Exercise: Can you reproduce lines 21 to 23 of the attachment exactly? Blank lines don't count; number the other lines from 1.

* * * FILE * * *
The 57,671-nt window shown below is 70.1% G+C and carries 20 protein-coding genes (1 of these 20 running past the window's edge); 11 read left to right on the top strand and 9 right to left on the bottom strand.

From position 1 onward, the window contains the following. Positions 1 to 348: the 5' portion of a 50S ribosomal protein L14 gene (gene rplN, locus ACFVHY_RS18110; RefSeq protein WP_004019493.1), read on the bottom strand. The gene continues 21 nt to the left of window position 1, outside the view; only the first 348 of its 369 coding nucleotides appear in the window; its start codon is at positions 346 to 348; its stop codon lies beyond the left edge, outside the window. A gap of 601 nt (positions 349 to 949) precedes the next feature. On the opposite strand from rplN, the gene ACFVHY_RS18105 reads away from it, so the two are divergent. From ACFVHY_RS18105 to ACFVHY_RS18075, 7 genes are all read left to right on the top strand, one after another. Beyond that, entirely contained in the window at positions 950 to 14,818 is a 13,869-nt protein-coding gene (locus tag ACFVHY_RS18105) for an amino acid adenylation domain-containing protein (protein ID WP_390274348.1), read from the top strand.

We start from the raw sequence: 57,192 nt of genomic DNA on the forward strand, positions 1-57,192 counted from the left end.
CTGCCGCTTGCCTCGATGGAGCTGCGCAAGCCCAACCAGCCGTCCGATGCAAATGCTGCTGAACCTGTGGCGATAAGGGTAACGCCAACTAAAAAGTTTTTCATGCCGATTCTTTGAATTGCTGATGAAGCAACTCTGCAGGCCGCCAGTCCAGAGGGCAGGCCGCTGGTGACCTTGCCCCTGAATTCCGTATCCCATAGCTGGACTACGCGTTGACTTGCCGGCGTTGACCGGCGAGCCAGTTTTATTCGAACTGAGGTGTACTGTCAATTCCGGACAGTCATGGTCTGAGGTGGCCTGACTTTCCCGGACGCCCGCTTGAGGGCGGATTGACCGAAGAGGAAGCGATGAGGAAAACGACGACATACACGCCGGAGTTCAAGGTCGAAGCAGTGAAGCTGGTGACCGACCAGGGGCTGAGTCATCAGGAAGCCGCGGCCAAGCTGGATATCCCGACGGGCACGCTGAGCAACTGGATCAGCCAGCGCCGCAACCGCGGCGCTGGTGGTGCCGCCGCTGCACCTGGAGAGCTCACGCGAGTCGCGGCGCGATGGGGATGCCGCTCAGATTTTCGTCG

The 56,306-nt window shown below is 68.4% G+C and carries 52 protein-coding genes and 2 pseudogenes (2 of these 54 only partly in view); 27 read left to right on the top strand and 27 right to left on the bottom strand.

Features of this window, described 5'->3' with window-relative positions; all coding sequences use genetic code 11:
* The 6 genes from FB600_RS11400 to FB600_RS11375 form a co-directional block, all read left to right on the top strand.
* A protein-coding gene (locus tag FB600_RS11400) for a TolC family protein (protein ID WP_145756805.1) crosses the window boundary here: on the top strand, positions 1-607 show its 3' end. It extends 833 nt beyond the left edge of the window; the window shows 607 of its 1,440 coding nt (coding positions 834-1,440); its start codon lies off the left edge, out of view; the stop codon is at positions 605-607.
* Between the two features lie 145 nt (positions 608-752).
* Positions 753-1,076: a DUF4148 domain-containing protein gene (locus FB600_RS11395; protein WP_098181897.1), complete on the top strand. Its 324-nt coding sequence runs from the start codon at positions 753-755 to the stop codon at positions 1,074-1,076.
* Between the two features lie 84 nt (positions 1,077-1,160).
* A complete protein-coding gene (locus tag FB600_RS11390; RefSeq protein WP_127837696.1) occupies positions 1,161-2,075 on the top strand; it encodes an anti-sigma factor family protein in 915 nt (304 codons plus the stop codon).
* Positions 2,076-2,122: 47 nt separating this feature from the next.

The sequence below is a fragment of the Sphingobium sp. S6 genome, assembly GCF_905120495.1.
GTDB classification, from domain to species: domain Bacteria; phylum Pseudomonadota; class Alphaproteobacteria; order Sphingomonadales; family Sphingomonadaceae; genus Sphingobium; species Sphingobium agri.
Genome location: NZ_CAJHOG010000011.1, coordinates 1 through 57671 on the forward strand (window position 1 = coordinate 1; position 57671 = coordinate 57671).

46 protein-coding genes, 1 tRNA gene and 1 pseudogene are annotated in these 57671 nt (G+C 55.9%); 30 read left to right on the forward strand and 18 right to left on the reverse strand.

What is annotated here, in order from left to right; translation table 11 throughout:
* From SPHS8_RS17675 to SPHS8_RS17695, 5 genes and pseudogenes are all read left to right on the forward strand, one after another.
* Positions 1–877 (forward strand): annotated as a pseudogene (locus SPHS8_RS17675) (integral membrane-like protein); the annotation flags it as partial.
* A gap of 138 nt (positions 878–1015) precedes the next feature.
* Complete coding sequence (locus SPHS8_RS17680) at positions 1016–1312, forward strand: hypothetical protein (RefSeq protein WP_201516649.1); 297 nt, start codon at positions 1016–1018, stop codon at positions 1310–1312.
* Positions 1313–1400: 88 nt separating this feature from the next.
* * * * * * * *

* A gap of 138 nt (positions 878–1015) precedes the next feature.
* Complete coding sequence (locus SPHS8_RS17680) at positions 1016–1312, forward strand: hypothetical protein (RefSeq protein WP_201516649.1); 297 nt, start codon at positions 1016–1018, stop codon at positions 1310–1312.
* Positions 1313–1400: 88 nt separating this feature from the next.